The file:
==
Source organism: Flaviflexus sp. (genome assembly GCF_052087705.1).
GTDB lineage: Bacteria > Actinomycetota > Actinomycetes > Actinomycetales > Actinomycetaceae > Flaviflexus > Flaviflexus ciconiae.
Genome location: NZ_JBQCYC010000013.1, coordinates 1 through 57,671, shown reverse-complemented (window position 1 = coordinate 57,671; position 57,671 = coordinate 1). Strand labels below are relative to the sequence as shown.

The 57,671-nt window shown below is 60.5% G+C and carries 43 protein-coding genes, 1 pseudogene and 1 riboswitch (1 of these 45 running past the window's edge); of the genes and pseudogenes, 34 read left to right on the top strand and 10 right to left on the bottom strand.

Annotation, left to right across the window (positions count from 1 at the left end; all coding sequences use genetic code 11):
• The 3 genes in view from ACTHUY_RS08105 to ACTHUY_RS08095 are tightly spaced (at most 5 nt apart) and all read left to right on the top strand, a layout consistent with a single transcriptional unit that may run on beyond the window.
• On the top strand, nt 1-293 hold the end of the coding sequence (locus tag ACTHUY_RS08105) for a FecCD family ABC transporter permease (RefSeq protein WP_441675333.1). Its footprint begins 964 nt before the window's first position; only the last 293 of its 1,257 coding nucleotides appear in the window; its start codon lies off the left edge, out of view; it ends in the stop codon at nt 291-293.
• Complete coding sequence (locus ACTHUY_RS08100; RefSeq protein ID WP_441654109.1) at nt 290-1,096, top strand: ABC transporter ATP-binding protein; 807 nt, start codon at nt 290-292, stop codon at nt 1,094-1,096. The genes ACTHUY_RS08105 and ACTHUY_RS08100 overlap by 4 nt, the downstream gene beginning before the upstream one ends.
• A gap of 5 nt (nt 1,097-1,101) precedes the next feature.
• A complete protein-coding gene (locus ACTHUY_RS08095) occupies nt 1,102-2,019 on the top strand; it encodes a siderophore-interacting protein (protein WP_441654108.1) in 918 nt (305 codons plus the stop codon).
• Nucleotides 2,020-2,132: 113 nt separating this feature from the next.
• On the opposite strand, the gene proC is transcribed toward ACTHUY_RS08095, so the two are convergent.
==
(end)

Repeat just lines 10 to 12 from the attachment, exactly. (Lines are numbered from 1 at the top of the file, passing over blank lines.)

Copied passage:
• A complete protein-coding gene (locus ACTHUY_RS08095) occupies nt 1,102-2,019 on the top strand; it encodes a siderophore-interacting protein (protein WP_441654108.1) in 918 nt (305 codons plus the stop codon).
• Nucleotides 2,020-2,132: 113 nt separating this feature from the next.
• On the opposite strand, the gene proC is transcribed toward ACTHUY_RS08095, so the two are convergent.